And clear the "trash" he did. The result was a carefully manicured park that ran up the hill through the redwood forest as far as La Honda Road. Trail and auto roads led visitors to a cottage with a bonfire site, a lake with an artificial island, trout ponds, a redwood temple with fountain, meditation groves with benches, a pergola and amphitheater. The forest floor was banked with ferns, cyclamen, rhododendron and camellias, Mr. Skrabo remembers. And there was even a Rock of Ages and an Inspiration Point

View from the Pergola
Fountain and lily pond

A crew of 50 to 60 gardeners nursed the plants and kept the grounds immaculate. Every time a leaf fell, someone had to pick it up, one gardener recalled.

Today, 60 years after August Schilling’s death, his treasured estate has mostly returned to nature, broken up among several owners and the Mid-peninsula Regional Open Space District. The underbrush he so strenuously conquered chokes the vistas.

But the visitor driving up Old La Honda Road or hiking into the Thornewood Open Space Preserve can still catch glimpses of what was once August Schilling’s wonderland.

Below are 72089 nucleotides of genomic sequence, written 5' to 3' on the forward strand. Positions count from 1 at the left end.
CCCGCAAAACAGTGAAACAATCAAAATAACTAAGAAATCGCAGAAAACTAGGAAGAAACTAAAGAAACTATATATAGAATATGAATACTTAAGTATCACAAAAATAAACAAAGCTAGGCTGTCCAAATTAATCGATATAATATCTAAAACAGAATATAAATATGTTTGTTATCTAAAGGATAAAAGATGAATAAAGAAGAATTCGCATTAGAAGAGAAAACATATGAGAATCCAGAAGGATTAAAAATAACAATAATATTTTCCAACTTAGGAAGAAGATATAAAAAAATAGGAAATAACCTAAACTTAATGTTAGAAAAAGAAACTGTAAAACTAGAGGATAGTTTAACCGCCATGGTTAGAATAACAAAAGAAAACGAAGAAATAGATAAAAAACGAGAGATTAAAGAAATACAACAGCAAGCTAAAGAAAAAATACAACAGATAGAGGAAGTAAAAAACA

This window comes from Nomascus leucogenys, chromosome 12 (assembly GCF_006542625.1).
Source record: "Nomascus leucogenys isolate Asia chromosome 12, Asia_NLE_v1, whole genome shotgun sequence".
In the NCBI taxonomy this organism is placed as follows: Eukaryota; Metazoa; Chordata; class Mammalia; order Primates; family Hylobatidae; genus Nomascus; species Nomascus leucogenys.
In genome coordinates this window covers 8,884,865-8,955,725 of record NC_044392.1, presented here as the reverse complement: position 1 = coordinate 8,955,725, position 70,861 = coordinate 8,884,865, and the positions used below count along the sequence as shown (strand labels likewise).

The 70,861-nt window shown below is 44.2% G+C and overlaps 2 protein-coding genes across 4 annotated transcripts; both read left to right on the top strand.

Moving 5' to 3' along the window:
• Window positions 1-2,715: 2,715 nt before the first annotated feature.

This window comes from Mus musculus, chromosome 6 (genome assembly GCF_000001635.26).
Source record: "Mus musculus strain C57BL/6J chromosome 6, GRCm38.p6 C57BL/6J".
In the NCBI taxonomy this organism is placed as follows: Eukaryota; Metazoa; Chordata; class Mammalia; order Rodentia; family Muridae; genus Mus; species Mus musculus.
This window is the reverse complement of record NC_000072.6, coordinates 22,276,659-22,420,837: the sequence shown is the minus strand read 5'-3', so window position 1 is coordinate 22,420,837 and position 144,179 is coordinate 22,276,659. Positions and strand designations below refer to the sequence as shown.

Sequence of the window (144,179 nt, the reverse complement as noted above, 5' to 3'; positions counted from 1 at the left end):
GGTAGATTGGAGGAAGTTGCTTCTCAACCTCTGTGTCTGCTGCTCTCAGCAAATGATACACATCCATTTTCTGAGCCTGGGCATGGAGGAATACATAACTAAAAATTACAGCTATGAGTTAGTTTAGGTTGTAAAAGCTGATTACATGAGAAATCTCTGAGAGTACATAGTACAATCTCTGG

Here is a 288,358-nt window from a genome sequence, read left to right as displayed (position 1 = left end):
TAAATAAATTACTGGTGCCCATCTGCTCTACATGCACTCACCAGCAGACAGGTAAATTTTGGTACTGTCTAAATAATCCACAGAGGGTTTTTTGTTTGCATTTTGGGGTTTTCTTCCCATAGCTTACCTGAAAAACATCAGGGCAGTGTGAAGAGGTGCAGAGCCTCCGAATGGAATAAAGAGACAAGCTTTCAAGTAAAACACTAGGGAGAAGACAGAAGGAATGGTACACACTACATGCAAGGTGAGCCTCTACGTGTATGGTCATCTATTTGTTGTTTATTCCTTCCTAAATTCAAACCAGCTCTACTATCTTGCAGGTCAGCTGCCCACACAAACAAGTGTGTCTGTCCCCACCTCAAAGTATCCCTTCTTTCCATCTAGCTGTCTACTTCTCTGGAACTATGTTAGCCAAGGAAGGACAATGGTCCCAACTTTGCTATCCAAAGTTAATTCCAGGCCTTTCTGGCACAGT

From Schilling Lake, now overgrown with cattails, one can look up long slopes to the base of the redwood temple and even farther up to the site of the pergola. Here and there among the woods are some of the artificial rocks crafted by Italian artisans from pipe, wire mesh and cement.

The easiest place to get a look at the faux rocks is at the bridge on Old La Honda Road near its intersection with Portola Road. Here the rocks, many with weed filled cavities where flowers were planted, still surround the bridge.

From there, Mr. Skrabo recalls, you could see up the creek cascade, landscaped with flowers, to the waterfall and the deer park above. "The focal point and most beautiful part was the waterfall," he says.